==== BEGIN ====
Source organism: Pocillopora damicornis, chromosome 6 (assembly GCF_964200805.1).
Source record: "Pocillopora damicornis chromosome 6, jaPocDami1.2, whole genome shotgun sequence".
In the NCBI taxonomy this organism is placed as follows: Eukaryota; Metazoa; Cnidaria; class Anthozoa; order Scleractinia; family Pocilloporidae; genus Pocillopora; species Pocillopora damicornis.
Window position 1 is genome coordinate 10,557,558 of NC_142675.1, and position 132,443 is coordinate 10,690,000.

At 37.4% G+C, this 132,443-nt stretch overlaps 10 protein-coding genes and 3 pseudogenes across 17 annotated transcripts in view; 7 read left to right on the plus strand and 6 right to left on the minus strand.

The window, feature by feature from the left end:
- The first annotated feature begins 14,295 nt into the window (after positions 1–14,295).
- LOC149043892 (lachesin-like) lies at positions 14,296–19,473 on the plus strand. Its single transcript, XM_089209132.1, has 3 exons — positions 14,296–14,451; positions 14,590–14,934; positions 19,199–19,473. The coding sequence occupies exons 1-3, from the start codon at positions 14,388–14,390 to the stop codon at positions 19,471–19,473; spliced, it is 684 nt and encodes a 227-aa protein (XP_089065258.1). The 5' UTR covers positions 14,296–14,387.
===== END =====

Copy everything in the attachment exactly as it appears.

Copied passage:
Source organism: Pocillopora damicornis, chromosome 6 (assembly GCF_964200805.1).
Source record: "Pocillopora damicornis chromosome 6, jaPocDami1.2, whole genome shotgun sequence".
In the NCBI taxonomy this organism is placed as follows: Eukaryota; Metazoa; Cnidaria; class Anthozoa; order Scleractinia; family Pocilloporidae; genus Pocillopora; species Pocillopora damicornis.
Window position 1 is genome coordinate 10,557,558 of NC_142675.1, and position 132,443 is coordinate 10,690,000.

At 37.4% G+C, this 132,443-nt stretch overlaps 10 protein-coding genes and 3 pseudogenes across 17 annotated transcripts in view; 7 read left to right on the plus strand and 6 right to left on the minus strand.

The window, feature by feature from the left end:
- The first annotated feature begins 14,295 nt into the window (after positions 1–14,295).
- LOC149043892 (lachesin-like) lies at positions 14,296–19,473 on the plus strand. Its single transcript, XM_089209132.1, has 3 exons — positions 14,296–14,451; positions 14,590–14,934; positions 19,199–19,473. The coding sequence occupies exons 1-3, from the start codon at positions 14,388–14,390 to the stop codon at positions 19,471–19,473; spliced, it is 684 nt and encodes a 227-aa protein (XP_089065258.1). The 5' UTR covers positions 14,296–14,387.